Tabor signs Evana partnership

MB college the first to formalize link with network

Feb 27, 2017 by

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HILLSBORO, Kan. — Tabor College has announced a fraternal relationship with the Evana Network, opening doors for collaboration among the wider Anabaptist community.

The Mennonite Brethren college is the first higher education institution to sign an agreement with Evana. Tabor hopes to expand its investment in the Anabaptist community by connecting with Evana’s churches, pastors and youth.

Tabor College President Jules Glanzer signs a partnership agreement with Evana Network. — Tabor College

Tabor College President Jules Glanzer signs a partnership agreement with Evana Network. — Tabor College

“We hope our relationship with Evana will provide an even stronger bond with pastors and churches that share our same values,” said Tabor President Jules Glanzer.

Founded in 2015, Evana — whose name combines the words evangelical and Anabaptist — serves multiple denominations with a focus on helping churches engage in their communities. It includes 30 congregations, mostly in the Midwest and Northeast part of the U.S. and one in Canada. No MB congregations are listed in Evana’s online directory.

Glanzer said Evana “aligns well with the mission and vision of Tabor, and we look forward to collaborating with the pastors and churches involved.”

Both organizations hope the partnership offers growth opportunities outside their circles. Both seek greater awareness and involvement of youth.

“At the core of our partnership is an excitement about sharing Tabor with our youth as a place for Christ-centered education,” said Evana executive director John Troyer.

Although the partnership was announced Feb. 10, Tabor and Evana have been working together informally for nearly a year.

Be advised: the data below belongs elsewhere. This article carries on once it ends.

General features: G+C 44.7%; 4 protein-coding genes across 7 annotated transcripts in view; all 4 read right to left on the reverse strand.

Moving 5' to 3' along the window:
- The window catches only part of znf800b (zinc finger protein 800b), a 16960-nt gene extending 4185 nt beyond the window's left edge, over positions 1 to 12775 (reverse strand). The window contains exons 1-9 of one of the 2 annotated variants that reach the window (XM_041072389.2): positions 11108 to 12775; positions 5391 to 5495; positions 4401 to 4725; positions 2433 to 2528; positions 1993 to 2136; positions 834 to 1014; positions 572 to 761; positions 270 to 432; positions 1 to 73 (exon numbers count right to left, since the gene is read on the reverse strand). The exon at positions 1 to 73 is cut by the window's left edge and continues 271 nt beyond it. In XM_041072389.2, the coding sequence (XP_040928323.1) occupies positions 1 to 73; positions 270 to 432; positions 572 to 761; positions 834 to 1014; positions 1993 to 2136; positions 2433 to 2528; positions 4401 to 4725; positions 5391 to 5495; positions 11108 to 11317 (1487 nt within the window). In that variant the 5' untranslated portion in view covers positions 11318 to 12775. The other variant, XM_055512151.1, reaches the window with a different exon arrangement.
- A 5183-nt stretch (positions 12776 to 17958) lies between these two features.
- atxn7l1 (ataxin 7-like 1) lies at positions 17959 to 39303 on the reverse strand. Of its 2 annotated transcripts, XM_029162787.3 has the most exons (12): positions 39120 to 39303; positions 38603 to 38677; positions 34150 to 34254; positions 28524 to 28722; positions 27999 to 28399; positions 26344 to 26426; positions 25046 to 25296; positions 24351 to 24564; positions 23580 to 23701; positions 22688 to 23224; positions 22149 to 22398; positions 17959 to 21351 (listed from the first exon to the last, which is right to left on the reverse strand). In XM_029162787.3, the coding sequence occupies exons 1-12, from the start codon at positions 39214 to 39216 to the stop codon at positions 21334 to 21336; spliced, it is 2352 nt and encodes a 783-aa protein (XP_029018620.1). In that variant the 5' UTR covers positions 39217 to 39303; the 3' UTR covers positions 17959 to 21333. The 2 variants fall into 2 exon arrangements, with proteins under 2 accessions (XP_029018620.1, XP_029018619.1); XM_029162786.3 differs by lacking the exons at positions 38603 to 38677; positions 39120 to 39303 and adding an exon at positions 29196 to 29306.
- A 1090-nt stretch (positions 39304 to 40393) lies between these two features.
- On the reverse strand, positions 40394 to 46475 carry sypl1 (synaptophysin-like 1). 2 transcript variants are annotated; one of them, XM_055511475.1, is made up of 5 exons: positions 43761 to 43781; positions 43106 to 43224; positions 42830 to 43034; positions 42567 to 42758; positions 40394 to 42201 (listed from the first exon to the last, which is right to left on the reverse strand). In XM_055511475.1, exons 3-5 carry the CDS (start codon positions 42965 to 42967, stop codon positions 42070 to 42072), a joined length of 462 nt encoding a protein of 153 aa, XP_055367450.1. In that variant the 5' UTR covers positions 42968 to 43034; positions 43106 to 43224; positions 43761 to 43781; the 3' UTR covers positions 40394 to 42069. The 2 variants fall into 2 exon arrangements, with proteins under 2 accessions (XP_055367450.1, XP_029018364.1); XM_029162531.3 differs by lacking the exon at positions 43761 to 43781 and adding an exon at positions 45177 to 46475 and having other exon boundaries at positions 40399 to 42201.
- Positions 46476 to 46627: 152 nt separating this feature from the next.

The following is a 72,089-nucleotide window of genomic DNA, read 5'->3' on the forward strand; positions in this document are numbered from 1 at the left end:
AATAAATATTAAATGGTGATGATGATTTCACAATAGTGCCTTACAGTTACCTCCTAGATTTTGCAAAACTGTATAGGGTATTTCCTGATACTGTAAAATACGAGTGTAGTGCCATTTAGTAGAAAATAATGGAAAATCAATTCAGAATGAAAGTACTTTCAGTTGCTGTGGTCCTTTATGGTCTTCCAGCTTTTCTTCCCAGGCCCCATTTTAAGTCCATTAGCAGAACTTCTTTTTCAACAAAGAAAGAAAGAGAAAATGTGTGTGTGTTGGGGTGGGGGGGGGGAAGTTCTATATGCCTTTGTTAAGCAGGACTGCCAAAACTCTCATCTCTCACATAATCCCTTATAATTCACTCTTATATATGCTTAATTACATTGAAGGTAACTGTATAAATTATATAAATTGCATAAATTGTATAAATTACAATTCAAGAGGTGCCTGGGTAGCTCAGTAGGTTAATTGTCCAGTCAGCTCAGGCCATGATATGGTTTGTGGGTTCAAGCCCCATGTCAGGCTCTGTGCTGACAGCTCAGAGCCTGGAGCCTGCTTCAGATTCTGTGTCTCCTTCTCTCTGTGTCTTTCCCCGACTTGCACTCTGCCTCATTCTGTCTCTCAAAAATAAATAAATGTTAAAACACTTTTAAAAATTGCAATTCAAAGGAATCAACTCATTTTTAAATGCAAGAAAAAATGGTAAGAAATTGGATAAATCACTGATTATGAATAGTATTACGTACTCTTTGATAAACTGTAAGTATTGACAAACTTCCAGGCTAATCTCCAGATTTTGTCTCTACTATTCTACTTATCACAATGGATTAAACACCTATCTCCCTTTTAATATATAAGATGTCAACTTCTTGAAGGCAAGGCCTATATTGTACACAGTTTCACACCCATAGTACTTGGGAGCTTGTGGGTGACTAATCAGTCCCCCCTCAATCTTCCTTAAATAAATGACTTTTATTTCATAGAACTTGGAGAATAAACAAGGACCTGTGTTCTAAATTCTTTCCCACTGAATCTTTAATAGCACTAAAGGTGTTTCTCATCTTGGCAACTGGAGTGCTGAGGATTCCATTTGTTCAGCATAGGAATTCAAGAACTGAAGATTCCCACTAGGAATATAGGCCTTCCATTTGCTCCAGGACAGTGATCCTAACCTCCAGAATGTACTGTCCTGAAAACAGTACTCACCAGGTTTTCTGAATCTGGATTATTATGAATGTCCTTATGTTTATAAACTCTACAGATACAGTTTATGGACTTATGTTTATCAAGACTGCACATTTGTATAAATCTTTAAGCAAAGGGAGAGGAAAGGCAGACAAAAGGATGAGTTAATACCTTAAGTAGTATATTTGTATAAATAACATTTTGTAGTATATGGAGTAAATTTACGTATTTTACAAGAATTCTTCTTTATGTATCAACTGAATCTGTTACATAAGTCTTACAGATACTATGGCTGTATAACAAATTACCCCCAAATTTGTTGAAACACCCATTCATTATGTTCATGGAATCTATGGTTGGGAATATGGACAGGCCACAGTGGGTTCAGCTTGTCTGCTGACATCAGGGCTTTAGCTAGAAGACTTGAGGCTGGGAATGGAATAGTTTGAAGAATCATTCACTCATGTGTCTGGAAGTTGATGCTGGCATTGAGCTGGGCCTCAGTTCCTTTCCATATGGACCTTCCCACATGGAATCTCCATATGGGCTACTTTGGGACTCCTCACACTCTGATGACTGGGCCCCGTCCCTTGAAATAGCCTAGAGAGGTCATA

“Tabor’s staff has already jumped in to support our efforts,” Troyer said. “Staff have attended our events and gatherings to meet and share with pastors and youth.”

In addition to outreach to youth, the two institutions are invested in continued education for pastors. Tabor’s master’s degree in ministry entrepreneurship and innovation provides an opportunity for pastors to receive ministry training that positions them to fill needs in their community.

“Tabor’s MEI program is the perfect training format for our pastors who wish to engage more directly with their community,” Troyer said. “The program provides mentorship, collaboration across the fields of business and ministry and supports success by building practical skills. It connects wonderfully with the goals of Evana.”


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Mennonite World Review invites readers’ comments on articles. To promote constructive dialogue, editors select the comments that appear, just as we do with letters to the editor in print. These decisions are final. Writers must sign their first and last names; anonymous comments are not accepted. Comments do not appear until approved and are posted during business hours. Comments may be reproduced in print, and may be edited if selected for print.

  • Conrad Ermle

    Why would Tabor join up with a group that includes no MB congregations? I’m puzzled. – Conrad Ermle

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